Aloha Utilities' battle for $374,000 in disputed escrow funds got much tougher Tuesday after state regulators voted to return that money to the company's former customers.
The Florida Public Service Commission said the money should be used to offset rate increases by Florida Governmental Utility Authority, the organization that in February bought Aloha's water and wastewater assets. Under the PSC decision, the $374,000 would go into a special escrow account that the authority would manage.
The PSC sided with customers who argued that the money represented earlier refunds and should be returned to them. Aloha had argued that the money should be used to defray costs to the company in connection with planning — though never completing — a water treatment system.
"Since Aloha's customers funded the original escrow account, the money should rightfully be used to benefit them," PSC chairman Matthew M. Carter II said in a news release.
The PSC staff had recommended that Aloha receive $74,000 of the escrow money due to wording in previous orders. But commissioners said the staff did not make a clear case on that point.
As of Tuesday afternoon, Aloha had not decided whether it would appeal the PSC decision to an administrative judge.
The utility also has a pending court case in which it has asked a judge to rule that the PSC lacked jurisdiction over the $374,000.
Aloha's attorney, John Wharton, said his clients were disappointed but not surprised by the PSC decision.
"It remains our position that those monies were earmarked for the improvements," Wharton said.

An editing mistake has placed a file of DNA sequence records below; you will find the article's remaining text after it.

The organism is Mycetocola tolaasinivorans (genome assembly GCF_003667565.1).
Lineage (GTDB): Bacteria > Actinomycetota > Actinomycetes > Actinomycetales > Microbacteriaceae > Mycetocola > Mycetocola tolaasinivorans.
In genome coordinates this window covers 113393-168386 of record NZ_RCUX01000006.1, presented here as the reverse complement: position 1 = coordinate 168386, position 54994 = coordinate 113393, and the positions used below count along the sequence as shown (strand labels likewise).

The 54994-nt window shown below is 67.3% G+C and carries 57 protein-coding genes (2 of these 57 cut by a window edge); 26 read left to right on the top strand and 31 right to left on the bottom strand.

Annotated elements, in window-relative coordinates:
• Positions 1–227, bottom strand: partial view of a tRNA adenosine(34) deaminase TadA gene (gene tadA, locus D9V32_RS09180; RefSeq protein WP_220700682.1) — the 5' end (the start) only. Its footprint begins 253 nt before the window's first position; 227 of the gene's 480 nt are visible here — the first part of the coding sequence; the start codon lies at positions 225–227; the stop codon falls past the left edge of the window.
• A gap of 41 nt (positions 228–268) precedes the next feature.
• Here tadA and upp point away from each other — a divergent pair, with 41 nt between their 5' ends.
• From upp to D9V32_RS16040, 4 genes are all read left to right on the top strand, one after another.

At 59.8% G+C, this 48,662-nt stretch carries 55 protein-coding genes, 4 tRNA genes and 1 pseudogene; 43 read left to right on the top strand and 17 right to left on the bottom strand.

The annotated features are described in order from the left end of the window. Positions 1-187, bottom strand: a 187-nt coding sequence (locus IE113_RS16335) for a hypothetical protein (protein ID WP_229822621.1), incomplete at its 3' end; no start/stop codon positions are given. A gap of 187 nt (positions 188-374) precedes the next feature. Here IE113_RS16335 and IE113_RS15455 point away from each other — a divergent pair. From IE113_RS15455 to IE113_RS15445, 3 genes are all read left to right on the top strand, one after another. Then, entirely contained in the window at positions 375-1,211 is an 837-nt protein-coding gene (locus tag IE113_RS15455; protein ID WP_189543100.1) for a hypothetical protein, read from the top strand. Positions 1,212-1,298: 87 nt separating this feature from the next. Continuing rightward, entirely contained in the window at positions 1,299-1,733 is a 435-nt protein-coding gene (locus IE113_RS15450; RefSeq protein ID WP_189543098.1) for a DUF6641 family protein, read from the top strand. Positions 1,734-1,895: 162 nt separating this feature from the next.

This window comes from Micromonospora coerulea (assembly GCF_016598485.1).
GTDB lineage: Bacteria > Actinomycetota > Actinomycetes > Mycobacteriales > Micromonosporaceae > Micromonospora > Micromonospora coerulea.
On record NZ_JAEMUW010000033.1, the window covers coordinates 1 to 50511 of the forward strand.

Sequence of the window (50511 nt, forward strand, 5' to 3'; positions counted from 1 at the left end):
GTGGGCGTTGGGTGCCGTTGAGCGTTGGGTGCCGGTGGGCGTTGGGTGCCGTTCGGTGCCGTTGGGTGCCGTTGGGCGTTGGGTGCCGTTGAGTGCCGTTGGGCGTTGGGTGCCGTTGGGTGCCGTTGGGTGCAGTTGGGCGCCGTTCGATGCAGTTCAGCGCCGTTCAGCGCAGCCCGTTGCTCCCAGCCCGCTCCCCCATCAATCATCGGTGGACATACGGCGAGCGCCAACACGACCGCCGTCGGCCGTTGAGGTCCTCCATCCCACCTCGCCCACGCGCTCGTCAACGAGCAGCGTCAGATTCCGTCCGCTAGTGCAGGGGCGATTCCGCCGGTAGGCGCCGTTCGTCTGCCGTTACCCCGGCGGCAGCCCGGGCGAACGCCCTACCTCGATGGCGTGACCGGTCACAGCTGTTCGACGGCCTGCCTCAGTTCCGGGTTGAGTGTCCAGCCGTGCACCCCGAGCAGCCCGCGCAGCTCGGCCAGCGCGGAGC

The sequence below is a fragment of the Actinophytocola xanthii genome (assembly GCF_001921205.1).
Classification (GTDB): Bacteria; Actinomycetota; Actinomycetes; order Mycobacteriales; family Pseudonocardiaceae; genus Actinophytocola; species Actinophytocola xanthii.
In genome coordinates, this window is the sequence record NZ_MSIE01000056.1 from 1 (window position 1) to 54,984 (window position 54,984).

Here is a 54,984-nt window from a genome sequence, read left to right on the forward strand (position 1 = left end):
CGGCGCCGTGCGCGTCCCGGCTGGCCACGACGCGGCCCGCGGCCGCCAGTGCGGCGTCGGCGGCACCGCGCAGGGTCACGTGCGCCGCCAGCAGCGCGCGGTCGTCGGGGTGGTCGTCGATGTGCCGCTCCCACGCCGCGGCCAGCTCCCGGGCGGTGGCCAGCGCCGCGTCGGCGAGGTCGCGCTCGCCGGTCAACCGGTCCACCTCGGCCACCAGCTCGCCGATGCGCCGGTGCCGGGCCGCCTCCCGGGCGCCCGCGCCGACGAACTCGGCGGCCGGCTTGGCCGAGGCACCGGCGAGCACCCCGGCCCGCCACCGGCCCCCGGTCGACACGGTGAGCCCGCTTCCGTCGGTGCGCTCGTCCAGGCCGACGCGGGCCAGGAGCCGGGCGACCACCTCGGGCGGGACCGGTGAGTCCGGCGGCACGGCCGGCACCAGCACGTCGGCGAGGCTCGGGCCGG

Aloha's critics have questioned why the company, which was sold to the Florida Governmental Utility Authority for $90.5 million, wanted to spar with its 25,000 former customers over a relatively small amount of money.
Wharton said he "understood the populist appeal of that argument," but added that "if they (Aloha) think they are entitled to the money, they have every right to pursue it."
Greg Giordano, chief legislative assistant to Aloha's most powerful critic, state Sen. Mike Fasano, R-New Port Richey, welcomed the decision Tuesday as good news.
"Customers deserve it," he said. "It's their money."
Commissioners debated whether the $374,000 should be directly refunded to existing customers or put in the escrow account. Commissioner Nathan Skop argued that issuing refunds was the cleanest way of getting the money back to customers.
One main reason? The commissioners have no control over Florida Governmental Utility Authority, meaning they are having to rely on the authority's word that the money will go toward defraying rate increases. No representative of the authority attended Tuesday's meeting.
"For all I know, they could use that money for a company picnic," Skop said.
Customer Wayne Forehand, who supported the establishment of the escrow account, told the commissioners he and others have "developed a level of trust" with the authority.
How the authority, which is raising rates to help resolve long-standing problems with the water quality, will administer the fund is unclear. A spokeswoman said the PSC's decision represented unchartered territory for the authority, and she was not sure if customers would see credits on their accounts.
The company is already getting an earful from customers who have opened their April bills and gotten sticker shock.
In Trinity, the typical household's monthly bill has gone from $56 to $89. Aloha had planned steeper increases; that same household would owe $140, the authority says.
Charles Westover, 78, of Trinity said his bill had gone up from $40 to $60.
"It's outrageous," Westover said. "I never had a problem with my water."
Jodie Tillman can be reached at firstname.lastname@example.org or (727) 869-6247.